pgp encryption tools

Scary Stuff!

(Just leave the lights on.)

 

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Encryption scares the hell out of many computer users. If it's any consolation, it appears to scare the hell out of many governments too, but for altogether different reasons.

Encryption can be a relatively simple process, or as difficult as the user wants to make it. The degree of difficulty does not necessarily relate to the security of the encryption method.

It is of the utmost importance that the user understands, at a bare minimum, the principals of encryption. Otherwise, he places both himself and those to whom he sends messages at risk.

Beware of the snake oil salesmen. It seems that every week, there's someone hawking a "new, revolutionary, military grade, unbreakable" encryption algorithm or method. "Caveat Emptor" with such claims. A knowledgeable user will be much more likely to weed through all of the snake oil pitches.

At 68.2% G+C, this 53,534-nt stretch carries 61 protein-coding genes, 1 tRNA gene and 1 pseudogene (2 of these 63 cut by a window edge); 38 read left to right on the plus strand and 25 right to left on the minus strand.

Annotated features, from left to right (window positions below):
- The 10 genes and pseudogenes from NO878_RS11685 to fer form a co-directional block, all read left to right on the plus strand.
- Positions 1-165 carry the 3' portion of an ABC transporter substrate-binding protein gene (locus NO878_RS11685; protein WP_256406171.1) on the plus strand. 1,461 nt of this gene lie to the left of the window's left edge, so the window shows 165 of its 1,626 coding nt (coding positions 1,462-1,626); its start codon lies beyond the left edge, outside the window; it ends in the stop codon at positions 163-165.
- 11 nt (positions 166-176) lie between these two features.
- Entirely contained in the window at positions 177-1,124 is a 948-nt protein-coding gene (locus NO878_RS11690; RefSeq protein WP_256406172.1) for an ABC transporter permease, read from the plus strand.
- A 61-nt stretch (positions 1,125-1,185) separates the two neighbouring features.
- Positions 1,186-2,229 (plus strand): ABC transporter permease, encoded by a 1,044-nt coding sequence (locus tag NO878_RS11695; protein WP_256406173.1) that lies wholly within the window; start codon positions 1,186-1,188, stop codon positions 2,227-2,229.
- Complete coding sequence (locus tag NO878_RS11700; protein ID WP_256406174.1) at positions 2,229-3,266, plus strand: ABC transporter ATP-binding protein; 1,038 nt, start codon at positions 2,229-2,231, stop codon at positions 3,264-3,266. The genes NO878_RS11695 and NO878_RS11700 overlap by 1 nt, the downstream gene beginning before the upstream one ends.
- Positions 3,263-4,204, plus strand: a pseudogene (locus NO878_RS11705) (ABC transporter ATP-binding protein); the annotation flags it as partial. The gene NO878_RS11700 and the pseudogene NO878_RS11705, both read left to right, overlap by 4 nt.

The defacto standard for encryption is PGP. There are those who will argue this point for a variety of reasons, but the fact remains that PGP is the most widely used and supported, and most readily available encryption method.

PGP is available for almost every operating system, with a variety of versions for each. The features and functionality of each version should help determine which is best for you. The newer versions of PGP include plugins for popular email clients, and some include desktop security features as well.

A Complete PGP Tutorial is HERE

There are also both international and U.S. versions of PGP. As of 9/16/99, the U.S. Government has new, relaxed guidelines on export of encryption technology. Just what that means remains to be seen.

PGP is available from these, and many other sites.

There are other encryption methods and programs available as well. Some are good, some are not, and some are just snake oil.

 

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